On page 70 he speaks of the animal chain or series, from the monad to man, ascending from the most simple to the most complex.
Pythagoras held that the unit or monad is the principle and end of all.
The second follows because the existence of one monad involves the existence of many.
In what then do these unities differ from the Uniqueness (or monad)?
It thus is clear that merely stating that matter is passivity in the monad is not the ultimate way of stating its nature.
By wanting to be, the monad makes itself the elephant, the eagle, or the man.
But one monad, as higher in the stage of development than another, makes an ideal demand upon that one.
There is nothing of caprice, of peculiarity, in the content of the monad.
We have previously considered the element of passivity or receptivity as relating only to the monad which manifests it.
In every other monad, the entelechy, or energy, is but one factor.
"unity, arithmetical unit," 1610s, from Late Latin monas (genitive monadis), from Greek monas "unit," from monos "alone" (see mono-). In Leibnitz's philosophy, "an ultimate unit of being" (1748). Related: Monadic.
monad mo·nad (mō'nād')
n.
An atom or a radical with a valence of 1.
A single-celled microorganism, especially a protozoan of the genus Monas.
Any of the four chromatids of a tetrad that, after the first and second meiotic divisions, separate to become the chromosomal material in each of the four daughter cells.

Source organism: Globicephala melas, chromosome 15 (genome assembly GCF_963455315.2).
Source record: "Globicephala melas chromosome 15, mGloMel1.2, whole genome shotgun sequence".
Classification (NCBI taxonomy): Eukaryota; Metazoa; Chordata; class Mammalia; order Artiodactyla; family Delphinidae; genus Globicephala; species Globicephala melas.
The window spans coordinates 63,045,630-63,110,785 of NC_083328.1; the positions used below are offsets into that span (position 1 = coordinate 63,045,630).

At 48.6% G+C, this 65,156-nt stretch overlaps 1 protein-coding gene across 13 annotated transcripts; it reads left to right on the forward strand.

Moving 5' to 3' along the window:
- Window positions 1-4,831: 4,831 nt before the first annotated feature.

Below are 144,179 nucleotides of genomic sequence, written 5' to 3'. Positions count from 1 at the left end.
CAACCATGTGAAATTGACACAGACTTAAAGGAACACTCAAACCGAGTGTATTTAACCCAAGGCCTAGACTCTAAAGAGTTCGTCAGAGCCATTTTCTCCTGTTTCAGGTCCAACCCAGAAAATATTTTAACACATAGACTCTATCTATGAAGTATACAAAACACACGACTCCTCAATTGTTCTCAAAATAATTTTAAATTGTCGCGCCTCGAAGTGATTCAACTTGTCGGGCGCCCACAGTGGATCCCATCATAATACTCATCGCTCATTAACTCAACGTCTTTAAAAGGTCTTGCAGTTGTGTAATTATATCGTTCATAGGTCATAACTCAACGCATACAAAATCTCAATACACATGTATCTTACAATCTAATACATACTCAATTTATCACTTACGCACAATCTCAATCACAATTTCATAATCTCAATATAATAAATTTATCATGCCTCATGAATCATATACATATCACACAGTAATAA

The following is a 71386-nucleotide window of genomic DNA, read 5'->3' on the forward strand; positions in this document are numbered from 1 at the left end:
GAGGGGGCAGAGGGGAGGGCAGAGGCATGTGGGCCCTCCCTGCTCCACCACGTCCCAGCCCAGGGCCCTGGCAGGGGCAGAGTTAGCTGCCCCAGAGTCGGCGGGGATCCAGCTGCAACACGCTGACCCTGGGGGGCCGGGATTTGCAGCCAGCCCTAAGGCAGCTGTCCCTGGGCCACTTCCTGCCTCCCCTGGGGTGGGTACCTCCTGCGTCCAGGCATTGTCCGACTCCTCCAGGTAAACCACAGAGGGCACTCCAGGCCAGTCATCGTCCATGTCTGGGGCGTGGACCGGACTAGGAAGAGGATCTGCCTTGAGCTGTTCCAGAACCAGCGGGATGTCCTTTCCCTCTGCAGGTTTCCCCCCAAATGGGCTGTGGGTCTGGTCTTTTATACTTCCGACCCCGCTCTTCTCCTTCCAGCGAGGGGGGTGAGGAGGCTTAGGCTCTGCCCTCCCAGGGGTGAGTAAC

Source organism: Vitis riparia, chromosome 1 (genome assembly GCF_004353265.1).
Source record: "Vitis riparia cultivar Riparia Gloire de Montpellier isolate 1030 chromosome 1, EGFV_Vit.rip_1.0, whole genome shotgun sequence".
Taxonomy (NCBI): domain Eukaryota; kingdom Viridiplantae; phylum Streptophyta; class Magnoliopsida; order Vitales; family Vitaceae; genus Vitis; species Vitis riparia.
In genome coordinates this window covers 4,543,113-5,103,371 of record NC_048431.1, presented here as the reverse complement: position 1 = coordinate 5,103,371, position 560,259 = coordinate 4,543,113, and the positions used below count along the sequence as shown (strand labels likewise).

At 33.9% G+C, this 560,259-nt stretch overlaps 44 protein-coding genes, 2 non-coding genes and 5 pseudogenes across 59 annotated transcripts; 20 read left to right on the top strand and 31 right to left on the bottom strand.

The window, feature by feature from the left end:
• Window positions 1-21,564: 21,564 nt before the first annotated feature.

theory, functional programming
/mo'nad/ A technique from category theory which has been adopted as a way of dealing with state in functional programming languages in such a way that the details of the state are hidden or abstracted out of code that merely passes it on unchanged.
A monad has three components: a means of augmenting an existing type, a means of creating a default value of this new type from a value of the original type, and a replacement for the basic application operator for the old type that works with the new type.
The alternative to passing state via a monad is to add an extra argument and return value to many functions which have no interest in that state. Monads can encapsulate state, side effects, exception handling, global data, etc. in a purely lazily functional way.
A monad can be expressed as the triple, (M, unitM, bindM) where M is a function on types and (using Haskell notation):
unitM :: a -> M a bindM :: M a -> (a -> M b) -> M b
I.e. unitM converts an ordinary value of type a in to monadic form and bindM applies a function to a monadic value after de-monadising it. E.g. a state transformer monad:
type S a = State -> (a, State) unitS a = \ s0 -> (a, s0) m `bindS` k = \ s0 -> let (a,s1) = m s0 in k a s1
Here unitS adds some initial state to an ordinary value and bindS applies function k to a value m. (`fun` is Haskell notation for using a function as an infix operator). Both m and k take a state as input and return a new state as part of their output. The construction
m `bindS` k
composes these two state transformers into one while also passing the value of m to k.
Monads are a powerful tool in functional programming. If a program is written using a monad to pass around a variable (like the state in the example above) then it is easy to change what is passed around simply by changing the monad. Only the parts of the program which deal directly with the quantity concerned need be altered, parts which merely pass it on unchanged will stay the same.
In functional programming, unitM is often called initM or returnM and bindM is called thenM. A third function, mapM is frequently defined in terms of then and return. This applies a given function to a list of monadic values, threading some variable (e.g. state) through the applications:
mapM :: (a -> M b) -> [a] -> M [b] mapM f [] = returnM [] mapM f (x:xs) = f x `thenM` ( \ x2 -> mapM f xs `thenM` ( \ xs2 -> returnM (x2 : xs2) ))
(2000-03-09)